Select layout tool: select one of the circles of the layout curve

5 object(s) copied.

Your wall will now look like this:


These studs will now stick to the wall, so if the wall moves, the studs will remain attached. If the wall is stretched longer, additional nodes will be created, but you will need to use the AutoCAD.

Copy command to add new studs. To do this, copy one of the other anchored studs to one of the new nodes.

I mentioned earlier that we could reduce the size of the circles of the layout curve and doing so will help us see their centre positions. To do this, select one of the circles, right-click and choose “Edit Object Display” from the cursor menu. In the “Object Display” dialog, click on the “Edit Display Properties” button.


Switch to the “Other” tab in the dialog and enter a radius of 25, then OK both dialogs.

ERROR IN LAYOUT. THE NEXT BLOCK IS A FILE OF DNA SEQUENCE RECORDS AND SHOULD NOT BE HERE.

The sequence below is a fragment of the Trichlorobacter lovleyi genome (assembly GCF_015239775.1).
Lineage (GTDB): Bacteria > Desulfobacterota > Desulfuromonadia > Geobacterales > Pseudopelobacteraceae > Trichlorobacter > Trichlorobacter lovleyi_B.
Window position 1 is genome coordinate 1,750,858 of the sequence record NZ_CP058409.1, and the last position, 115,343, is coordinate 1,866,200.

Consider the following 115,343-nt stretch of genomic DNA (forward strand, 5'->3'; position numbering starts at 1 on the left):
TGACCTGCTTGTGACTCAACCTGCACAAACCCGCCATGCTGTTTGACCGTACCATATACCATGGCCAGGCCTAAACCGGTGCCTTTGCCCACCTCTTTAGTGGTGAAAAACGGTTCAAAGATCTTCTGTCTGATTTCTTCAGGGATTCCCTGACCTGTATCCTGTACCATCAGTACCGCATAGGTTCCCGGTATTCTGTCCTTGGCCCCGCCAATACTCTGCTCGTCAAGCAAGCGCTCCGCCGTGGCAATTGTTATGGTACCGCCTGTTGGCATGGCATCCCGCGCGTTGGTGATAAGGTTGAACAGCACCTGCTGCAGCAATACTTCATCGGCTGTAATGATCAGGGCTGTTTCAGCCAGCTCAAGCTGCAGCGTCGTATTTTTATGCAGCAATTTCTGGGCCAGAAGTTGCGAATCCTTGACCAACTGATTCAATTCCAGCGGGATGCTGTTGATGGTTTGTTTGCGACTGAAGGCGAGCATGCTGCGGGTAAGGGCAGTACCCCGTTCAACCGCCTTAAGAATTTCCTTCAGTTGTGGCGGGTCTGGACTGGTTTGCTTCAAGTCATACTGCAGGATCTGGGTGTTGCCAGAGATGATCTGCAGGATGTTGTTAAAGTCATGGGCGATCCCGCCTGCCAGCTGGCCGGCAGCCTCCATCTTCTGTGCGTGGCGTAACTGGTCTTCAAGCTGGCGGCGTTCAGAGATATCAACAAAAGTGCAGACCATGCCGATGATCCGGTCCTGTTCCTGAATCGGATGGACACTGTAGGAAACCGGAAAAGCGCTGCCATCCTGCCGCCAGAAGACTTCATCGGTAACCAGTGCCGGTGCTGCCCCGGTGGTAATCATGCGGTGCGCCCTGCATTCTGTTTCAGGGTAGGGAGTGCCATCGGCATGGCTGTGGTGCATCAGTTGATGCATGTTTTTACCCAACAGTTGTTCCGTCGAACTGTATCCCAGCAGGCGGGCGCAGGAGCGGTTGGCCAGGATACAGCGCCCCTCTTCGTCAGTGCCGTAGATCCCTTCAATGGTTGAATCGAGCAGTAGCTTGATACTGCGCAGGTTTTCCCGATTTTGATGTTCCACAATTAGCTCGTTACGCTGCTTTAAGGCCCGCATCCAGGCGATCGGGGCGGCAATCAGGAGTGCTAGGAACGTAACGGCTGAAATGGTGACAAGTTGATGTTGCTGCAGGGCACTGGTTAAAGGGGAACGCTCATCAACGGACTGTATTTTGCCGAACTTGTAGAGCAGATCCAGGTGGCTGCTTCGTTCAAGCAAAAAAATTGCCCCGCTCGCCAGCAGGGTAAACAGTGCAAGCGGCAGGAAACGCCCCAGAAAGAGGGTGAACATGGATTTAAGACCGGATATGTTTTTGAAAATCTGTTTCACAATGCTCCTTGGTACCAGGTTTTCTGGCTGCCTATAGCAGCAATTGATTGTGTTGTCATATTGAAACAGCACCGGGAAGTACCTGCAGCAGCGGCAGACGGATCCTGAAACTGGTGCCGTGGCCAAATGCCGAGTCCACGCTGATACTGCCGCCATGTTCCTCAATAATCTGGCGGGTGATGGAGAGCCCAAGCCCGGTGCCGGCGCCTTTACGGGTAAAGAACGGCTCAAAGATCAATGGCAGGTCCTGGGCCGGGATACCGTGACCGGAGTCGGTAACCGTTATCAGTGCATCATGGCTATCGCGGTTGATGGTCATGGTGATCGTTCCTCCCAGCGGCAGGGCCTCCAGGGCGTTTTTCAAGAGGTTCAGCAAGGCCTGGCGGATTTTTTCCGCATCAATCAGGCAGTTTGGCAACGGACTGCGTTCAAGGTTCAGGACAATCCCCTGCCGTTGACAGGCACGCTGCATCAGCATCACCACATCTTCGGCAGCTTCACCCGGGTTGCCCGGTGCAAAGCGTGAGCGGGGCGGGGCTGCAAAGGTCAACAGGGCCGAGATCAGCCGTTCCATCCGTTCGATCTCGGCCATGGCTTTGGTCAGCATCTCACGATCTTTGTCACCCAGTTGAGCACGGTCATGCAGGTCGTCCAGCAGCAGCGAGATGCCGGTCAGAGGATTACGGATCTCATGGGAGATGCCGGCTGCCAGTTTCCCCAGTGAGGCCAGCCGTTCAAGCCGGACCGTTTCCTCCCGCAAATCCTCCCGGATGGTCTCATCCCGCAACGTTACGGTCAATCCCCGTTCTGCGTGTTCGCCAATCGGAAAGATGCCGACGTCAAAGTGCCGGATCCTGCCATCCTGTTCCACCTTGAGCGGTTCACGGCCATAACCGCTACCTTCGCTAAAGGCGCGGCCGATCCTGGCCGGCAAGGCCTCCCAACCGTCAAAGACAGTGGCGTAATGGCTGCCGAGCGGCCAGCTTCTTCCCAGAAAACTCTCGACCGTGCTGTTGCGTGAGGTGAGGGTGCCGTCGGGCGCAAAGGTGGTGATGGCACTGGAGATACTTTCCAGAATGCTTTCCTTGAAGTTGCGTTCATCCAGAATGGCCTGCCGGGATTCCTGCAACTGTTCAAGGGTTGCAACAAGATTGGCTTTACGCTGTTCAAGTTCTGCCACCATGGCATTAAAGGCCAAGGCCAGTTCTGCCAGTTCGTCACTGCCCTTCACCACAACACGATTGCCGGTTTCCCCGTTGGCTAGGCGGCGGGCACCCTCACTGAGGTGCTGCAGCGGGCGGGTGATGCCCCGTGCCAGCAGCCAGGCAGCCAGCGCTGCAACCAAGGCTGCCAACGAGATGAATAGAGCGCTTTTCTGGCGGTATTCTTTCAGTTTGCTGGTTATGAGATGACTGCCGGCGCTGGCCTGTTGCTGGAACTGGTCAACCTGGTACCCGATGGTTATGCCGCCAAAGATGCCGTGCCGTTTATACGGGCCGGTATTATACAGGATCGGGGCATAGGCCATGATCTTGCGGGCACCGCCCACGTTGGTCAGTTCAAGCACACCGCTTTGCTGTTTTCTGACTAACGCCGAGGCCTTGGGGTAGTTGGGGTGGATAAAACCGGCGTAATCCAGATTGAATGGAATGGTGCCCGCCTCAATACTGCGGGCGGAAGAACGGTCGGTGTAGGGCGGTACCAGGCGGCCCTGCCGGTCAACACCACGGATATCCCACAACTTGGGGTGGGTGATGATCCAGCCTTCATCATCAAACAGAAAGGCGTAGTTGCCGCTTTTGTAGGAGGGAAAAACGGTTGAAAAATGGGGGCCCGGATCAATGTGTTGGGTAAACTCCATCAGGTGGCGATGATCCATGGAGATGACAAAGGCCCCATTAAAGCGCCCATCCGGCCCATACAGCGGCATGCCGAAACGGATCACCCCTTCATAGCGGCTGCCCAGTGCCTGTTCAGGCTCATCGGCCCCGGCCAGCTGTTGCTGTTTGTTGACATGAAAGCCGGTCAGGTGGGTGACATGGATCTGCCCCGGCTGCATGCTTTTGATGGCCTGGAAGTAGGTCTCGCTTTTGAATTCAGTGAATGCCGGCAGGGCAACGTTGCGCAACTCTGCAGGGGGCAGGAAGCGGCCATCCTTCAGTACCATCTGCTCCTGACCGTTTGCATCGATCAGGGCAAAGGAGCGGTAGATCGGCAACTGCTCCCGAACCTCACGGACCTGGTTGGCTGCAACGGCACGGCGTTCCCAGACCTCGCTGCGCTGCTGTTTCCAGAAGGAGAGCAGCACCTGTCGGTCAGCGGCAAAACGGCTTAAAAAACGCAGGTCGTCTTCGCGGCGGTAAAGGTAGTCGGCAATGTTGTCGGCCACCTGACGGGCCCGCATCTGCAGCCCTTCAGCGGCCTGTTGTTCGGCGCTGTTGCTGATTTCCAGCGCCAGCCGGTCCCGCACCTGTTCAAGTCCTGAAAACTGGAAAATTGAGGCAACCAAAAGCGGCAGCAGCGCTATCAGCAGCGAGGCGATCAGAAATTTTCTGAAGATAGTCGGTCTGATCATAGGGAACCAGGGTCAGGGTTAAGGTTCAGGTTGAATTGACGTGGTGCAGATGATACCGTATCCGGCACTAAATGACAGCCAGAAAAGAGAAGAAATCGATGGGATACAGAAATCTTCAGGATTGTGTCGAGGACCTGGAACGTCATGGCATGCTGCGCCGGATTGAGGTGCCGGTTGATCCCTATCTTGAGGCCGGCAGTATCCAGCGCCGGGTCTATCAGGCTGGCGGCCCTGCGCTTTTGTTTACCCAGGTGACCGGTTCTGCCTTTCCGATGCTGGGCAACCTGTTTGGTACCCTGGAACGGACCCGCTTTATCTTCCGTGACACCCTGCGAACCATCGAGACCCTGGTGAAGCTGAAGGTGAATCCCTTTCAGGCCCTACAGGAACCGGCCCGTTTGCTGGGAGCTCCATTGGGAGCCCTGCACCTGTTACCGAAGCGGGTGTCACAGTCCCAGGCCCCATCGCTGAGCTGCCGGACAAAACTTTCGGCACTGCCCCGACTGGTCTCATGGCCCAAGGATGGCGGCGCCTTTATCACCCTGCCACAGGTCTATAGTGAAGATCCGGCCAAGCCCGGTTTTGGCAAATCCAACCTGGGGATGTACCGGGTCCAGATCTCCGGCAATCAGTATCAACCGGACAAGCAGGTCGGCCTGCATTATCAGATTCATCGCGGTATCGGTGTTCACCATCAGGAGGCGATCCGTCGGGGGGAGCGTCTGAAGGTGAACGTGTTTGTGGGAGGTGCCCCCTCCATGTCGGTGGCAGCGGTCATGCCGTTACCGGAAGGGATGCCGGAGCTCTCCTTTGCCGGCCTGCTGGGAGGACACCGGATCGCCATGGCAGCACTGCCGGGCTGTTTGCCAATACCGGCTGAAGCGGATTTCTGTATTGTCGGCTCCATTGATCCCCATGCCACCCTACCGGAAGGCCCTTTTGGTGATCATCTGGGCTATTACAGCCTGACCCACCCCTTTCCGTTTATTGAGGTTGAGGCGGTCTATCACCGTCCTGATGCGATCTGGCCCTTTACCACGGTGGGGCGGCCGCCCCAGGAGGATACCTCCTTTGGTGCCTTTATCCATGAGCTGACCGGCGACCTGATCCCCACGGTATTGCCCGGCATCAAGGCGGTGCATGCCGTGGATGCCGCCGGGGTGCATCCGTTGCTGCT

Your wall should now look like this:

Of course, studs will not always be so conveniently placed, but we do have control over individual stud positions. There are three types of layout curve and the one we used let us set an initial offset of 25mm which is why the first stud edge aligns with the start of the walls (e.g. half of 50mm, the width of the stud).

Now let’s say we want to add an extra stud at the end of the wall which isn’t going to be placed 400mm from the current last one. To do this, edit the properties of the layout curve and change its type from “Repeat” to “Manual”.


Select the layout curve now and you will see different grip points:


Select the “+” grip on the right and an additional node will be added:


Select the node, and then select the triangular grip to adjust its position.

The distance is set from the start of the wall. In this example, the wall is 1844mm long, therefore to align the stud 25mm in from the wall end, I’ll enter a dimension of 1819, and the wall will now look like this: